What we are experiencing today is the new normal for the foreseeable future.

 

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4 hours ago, Zulu said:

I’m reading about states imposing quarantines and possibly new lockdowns so we’re probably going to postpone any trips after we finish our work camping stint.

At first, the wife and I figured this would go on for months, maybe a year, but now . . .

Part of the problem is our rebellious & independent nature as Americans. The value that we put on our individual rights is what makes us unique in the world, but it also makes it more difficult to contain something like this because we don't easily accept new rules and conform to them, even when it may be in our best interest. Add to that the lack of a uniform set of requirements, even withing a relatively small geographic area and the fractured leadership that can't agree on how serious it is, and you get the mess that we have today. Those who doubt the measures are effective should take a look at NY and NJ where it was by far the worst and is now safely under control, even though it is not over. Here in Texas, along with about 20 other states the community was gaining control of things and it was beginning to improve, until they opened things back up too rapidly and with no real teeth in the restrictions that were set up. As a result, the Dallas/Ft, Worth is seeing the worst problems yet with a danger of overwhelming the hospitals, while Houston's hospitals are in serious trouble. 

The fact is that the problem is not under control in most of the western states and things are probably as dangerous as they have ever been in most areas. Until people accept some responsibility and begin to wear a mask to protect others around them it will probably not get much better. I am amazed by the number of people in our group who are mostly over the age of 65 and thus in a high risk group, who still show reluctance to become part of the solution for the dangers. At this point, we have canceled our plans through July and have all of our future plans on hold until we see some sort of improvement.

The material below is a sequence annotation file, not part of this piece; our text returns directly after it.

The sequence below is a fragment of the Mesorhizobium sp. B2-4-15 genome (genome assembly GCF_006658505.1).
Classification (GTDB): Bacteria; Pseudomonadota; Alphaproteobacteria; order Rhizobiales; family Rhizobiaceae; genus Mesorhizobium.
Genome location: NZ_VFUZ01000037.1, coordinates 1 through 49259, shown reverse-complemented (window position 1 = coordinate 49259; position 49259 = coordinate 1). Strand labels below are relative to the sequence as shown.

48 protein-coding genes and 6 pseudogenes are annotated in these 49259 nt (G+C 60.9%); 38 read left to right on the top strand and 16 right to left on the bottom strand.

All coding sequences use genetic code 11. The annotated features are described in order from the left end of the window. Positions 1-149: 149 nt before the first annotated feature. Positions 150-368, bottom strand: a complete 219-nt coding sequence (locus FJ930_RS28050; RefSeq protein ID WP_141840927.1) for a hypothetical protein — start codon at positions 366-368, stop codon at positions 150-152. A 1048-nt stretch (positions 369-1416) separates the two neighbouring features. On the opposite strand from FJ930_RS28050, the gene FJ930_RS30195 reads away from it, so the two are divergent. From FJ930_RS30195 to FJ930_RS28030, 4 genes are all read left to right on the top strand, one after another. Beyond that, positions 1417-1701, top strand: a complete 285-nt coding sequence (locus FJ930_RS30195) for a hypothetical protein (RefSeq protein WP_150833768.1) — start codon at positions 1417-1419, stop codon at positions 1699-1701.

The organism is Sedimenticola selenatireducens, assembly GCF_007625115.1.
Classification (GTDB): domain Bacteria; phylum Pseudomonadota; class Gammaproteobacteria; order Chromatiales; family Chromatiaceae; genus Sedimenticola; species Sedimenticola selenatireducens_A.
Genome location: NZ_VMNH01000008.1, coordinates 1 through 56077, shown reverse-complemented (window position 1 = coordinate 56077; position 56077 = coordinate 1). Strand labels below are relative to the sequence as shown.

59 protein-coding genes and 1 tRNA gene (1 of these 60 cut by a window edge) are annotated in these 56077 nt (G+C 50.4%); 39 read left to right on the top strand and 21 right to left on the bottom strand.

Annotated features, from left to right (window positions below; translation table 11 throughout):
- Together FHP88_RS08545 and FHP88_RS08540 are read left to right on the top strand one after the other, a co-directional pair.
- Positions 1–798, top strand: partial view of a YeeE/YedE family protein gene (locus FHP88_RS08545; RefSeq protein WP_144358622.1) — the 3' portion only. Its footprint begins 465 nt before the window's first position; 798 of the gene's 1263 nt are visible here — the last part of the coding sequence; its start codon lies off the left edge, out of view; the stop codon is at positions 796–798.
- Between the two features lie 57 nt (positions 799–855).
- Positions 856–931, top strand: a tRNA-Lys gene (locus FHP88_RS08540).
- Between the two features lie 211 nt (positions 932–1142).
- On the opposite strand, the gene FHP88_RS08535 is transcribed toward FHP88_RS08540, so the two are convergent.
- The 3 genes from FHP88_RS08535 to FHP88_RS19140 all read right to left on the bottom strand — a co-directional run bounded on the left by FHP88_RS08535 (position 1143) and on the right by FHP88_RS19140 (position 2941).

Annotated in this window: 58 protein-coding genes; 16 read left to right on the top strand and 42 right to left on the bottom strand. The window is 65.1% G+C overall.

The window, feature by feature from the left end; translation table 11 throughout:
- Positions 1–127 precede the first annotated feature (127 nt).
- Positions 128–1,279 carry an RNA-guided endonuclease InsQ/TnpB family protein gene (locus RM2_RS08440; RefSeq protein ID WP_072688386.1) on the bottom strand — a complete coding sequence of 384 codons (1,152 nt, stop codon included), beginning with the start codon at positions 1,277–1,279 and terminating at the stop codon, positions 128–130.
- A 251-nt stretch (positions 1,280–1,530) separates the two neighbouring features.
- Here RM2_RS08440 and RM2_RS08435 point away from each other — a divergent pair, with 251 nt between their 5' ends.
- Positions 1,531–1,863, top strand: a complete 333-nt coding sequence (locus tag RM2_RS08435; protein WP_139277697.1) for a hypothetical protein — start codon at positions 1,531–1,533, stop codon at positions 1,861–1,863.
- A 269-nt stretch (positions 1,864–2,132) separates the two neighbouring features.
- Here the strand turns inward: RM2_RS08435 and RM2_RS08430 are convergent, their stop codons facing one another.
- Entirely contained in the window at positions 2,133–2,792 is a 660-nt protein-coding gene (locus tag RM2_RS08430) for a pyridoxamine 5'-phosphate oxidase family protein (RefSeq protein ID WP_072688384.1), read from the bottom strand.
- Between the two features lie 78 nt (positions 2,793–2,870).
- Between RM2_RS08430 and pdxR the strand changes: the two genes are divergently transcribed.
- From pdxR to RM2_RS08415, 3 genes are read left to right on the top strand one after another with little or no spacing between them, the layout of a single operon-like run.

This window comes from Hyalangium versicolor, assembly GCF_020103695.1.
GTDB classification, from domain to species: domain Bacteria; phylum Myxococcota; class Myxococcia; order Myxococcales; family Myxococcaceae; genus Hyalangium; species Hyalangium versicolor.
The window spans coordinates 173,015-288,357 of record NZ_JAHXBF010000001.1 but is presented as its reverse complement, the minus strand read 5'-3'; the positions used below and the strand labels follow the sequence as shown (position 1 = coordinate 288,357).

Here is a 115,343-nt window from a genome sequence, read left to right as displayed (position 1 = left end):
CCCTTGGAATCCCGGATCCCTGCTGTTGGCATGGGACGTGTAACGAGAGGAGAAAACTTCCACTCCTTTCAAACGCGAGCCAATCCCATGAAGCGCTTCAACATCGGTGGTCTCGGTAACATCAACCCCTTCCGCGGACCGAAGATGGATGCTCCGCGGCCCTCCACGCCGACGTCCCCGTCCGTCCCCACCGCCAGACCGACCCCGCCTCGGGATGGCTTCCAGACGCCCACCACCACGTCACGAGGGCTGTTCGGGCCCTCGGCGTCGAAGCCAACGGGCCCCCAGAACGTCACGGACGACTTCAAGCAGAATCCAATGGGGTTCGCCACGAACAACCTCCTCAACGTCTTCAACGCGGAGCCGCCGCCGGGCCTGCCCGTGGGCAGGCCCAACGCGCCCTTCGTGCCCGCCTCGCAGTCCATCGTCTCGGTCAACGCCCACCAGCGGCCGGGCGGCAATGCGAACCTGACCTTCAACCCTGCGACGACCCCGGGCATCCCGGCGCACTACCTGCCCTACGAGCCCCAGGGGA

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54 minutes ago, Kirk W said:

At this point, we have canceled our plans through July and have all of our future plans on hold until we see some sort of improvement. 

Even if we felt safe traveling in our own MH, the question becomes "where would we go?"  We like to go to major scenic attractions which means there will be lots of other people which won't make us comfortable.  We can't even consider going to Canada (our normal summer retreat) until the border is reopened.    Last year we stayed at B&B's in Newfoundland for a couple of weeks,  I can't even imagine doing that this year.  And what about spending 6 hours in chairs on the ferry!!

Edited by docj

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We are on self imposed lock-down due to the dog having a torn ACL and required surgery.  We were out side of Houston and the vets down there were $5,000.  Her breeder is in Tulsa, OK and recommended her vet.  He is an orthopedic specialist and he was $2,400.  Plus the KOA campground here is only $485 per month, electric included.  We had lived in the Tulsa area twice, so we headed up to Tulsa for 3 moths.  The recovery is 12 weeks so here we set. 

We only go out to get groceries and other needed supplies.  I ride the bike and social distance here at the park.  It looks like it will be a long summer and I'd rather be cooler than Tulsa.

I did not make it to my 73 years to be taken out by a dang virus, so we plan to survive.

Y'all all take care.

Ken